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University of Cambridge's 1st ever hackathon: HackCambridge

Tea, proper accents, and driving on the wrong side of the road are attributes which heavily represent the United Kingdom, where the team journeyed this past week to hang out with Haven OnDemand’s legendary engineers and leaders in the old and noble city of Cambridge.



Rather than take the boring way out and train it up there, I decided to live life on the edge by renting a car to drive from London Heathrow airport to my hotel in Cambridge. Luckily, I was able to get control of the reins and safely transport myself.




That weekend, we sponsored HackCambridge, University of Cambridge’s MLH event. With the UK team with us, we set off to help hackers use our APIs, and one of the oldest universities in the world did not disappoint.


Here are some of the teams that participated in our Haven OnDemand Sponsor Challenge:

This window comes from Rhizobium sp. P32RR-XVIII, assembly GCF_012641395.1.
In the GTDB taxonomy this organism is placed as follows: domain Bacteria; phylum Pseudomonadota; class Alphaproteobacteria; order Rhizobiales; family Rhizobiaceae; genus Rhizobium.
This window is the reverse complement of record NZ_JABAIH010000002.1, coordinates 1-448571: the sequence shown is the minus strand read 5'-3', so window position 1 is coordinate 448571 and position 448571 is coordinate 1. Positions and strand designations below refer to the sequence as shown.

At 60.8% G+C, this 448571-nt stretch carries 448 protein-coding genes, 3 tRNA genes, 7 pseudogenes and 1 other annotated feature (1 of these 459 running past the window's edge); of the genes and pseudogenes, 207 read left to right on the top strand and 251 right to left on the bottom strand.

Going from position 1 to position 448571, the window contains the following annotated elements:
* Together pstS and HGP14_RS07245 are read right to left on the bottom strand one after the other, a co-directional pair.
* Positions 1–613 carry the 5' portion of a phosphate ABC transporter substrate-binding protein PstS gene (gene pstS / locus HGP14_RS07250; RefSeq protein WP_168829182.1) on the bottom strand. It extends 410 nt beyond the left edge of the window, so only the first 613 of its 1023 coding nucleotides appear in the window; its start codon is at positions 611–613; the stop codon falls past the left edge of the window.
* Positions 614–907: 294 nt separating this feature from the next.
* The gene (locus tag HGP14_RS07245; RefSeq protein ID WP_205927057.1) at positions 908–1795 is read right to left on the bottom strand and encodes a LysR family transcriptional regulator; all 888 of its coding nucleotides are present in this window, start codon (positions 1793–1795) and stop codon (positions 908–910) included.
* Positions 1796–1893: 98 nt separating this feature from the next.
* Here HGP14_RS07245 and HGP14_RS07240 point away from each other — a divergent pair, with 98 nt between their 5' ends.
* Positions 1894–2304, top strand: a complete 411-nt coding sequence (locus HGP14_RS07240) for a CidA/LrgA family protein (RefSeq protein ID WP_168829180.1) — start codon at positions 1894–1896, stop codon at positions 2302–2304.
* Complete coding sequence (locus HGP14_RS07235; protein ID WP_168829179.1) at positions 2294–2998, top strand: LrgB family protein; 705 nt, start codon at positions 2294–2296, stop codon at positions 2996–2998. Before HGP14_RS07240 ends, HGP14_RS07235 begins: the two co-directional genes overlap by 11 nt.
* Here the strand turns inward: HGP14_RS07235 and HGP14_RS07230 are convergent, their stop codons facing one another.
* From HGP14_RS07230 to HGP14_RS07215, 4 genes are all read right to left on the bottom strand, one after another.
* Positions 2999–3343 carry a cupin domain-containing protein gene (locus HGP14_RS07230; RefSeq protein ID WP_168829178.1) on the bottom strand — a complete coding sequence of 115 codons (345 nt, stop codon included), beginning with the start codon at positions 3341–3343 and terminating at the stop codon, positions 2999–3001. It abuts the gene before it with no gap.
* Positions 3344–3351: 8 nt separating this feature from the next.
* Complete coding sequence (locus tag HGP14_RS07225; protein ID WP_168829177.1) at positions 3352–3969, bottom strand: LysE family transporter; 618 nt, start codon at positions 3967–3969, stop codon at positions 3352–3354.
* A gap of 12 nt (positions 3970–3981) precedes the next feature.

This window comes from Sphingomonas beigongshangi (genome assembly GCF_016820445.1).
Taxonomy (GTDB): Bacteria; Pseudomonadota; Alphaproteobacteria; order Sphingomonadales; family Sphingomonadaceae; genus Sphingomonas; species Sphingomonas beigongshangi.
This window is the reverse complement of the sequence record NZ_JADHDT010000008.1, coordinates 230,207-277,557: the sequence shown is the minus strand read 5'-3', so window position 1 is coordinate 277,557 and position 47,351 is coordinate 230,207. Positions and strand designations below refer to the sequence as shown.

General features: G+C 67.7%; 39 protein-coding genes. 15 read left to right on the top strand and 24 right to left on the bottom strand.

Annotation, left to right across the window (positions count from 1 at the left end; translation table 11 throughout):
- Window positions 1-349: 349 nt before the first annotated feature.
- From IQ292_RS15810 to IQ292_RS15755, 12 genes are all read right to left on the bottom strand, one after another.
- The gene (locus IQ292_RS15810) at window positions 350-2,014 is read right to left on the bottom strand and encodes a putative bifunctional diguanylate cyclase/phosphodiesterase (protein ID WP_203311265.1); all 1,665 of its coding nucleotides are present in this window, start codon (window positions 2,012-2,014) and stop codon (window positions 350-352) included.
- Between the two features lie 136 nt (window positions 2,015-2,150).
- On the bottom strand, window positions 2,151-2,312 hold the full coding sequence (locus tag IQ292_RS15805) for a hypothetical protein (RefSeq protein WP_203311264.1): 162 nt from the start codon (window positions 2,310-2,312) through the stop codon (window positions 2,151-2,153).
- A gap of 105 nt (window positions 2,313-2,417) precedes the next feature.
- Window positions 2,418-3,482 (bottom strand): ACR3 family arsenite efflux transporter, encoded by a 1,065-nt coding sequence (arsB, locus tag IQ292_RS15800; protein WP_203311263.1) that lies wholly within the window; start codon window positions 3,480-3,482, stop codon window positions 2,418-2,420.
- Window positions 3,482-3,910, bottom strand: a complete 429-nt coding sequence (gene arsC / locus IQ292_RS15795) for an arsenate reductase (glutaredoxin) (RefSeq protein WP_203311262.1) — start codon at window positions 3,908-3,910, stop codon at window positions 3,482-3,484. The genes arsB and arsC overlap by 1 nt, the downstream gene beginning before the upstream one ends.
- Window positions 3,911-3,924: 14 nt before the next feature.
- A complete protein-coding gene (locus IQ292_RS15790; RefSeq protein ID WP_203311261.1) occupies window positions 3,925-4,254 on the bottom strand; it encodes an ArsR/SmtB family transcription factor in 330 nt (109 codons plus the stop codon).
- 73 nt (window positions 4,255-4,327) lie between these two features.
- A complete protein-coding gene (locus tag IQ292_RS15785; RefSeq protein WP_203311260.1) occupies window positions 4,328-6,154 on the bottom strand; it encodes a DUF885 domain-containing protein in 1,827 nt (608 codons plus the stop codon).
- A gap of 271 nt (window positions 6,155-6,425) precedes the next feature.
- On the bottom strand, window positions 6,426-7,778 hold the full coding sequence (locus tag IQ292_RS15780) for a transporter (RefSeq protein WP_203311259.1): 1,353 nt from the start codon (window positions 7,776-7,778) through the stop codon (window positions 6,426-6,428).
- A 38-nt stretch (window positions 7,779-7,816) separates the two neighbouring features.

Saato: Elegant ML & Data Science for Industry - 1st place winner


Saato app aim is to provide machine learning and analytics platform in the cloud without the need for data scientists. The user is provided with a dropbox folder where data can be deposited and indexed using Dropbox Cloud Connector. Furthermore the user is presented with graphical representation of trends and correlation between data sets. The user interface also provided a list of similar documents which enabled user to quickly discover highly related documents which was powered by the Find Similar API.


Bill is Smart


Named after the infamously popular meme, this team went and created internet connected billboards using a Raspberry Pi, a camera module, and our Face Detection API, helping companies advertising gain insights through analytics. The idea is simple - the more people that look at the billboard the more successful. The Raspberry Pi monitors how many people are looking at the billboard by pushing up images to our Face Detection API to verify that there was infact someone looking at the ad.





This app aims to to help people learn languages quickly and easily. Users take a photo of a an object they wish to translate. The photo goes through an image recognition to determine what it is; once determined, the name of the object is translated in the language the user wishes to learn and is run through our Query Text Index API. The user can then read some sentences about object in the language they wish to learn.